In Response to: Firestone Reborn

At the time of my last big reunion, I saw the renovation of Firestone in progress, and it was nice to read it is now complete. Viewing the photos brought back memories of certain experiences it would be impossible to preserve through artifacts of a kind that have been preserved.

For me, one such memory involves the elevators just off the entry lobby. Students rarely used them as lifts, but some nights, you could find a special breed of undergraduate hunched in the corner of a Firestone elevator grasping . . . a telephone receiver.

At that time, the elevator emergency-communication system was a simple dial phone connected to “Centrex,” the internal system through which we could make intra-campus calls free of charge. At our offices at 48 University Place, Prince reporters used Centrex all the time to reach students, faculty, or University administrators we needed to interview.

Unless assigned to a story or sports event that ran late, Prince reporters typically finished and handed in their stories to the editors before dinner time. We went off to eat, but we weren't done yet. We were also responsible for writing our own headlines. A headline had to be clear and accurate, and it had to "fit" the layout. The trouble is, the layout editor was rarely finished by the time we’d checked out. Usually the layout was done by about 7:30 or so, and so we’d have to get back in touch around then to get the character count so we could write our headline in time for production deadlines.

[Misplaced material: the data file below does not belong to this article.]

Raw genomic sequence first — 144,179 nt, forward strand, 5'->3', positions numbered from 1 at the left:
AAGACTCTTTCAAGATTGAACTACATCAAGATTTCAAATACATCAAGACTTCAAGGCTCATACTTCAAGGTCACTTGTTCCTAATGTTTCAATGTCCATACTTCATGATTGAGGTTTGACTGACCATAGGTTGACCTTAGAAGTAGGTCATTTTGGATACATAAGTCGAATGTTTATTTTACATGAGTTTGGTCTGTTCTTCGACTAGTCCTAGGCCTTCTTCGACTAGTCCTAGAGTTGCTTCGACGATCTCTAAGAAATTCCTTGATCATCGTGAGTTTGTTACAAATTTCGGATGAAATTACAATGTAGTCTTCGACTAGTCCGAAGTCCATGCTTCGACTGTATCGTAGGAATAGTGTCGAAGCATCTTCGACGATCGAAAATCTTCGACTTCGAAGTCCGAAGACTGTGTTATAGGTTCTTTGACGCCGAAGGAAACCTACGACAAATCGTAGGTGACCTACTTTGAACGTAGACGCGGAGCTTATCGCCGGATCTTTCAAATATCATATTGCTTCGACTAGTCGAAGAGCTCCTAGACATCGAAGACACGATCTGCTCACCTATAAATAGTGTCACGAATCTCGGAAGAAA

I suppose some reporters called in from their dining facility or from back in their dorm rooms, but student journalism had put me pretty far behind on my studies, and I was often in Firestone catching up. Using a trick our elders taught, I’d head to the Firestone elevator, grab the Centrex phone, call in for the “count,” curl up on the floor with a notebook and take a few minutes to work out the right words and character count, and finally call the Prince back to phone it in (literally). Sounds silly, but it worked, and I could get back to nerding with minimal disruption.

Sometimes ordinary library patrons or even the proctors would find us talking to the emergency phone and ask if everything was OK. But most nights that I had to do this, I was uninterrupted.

David Hochman ’78
New York, N.Y.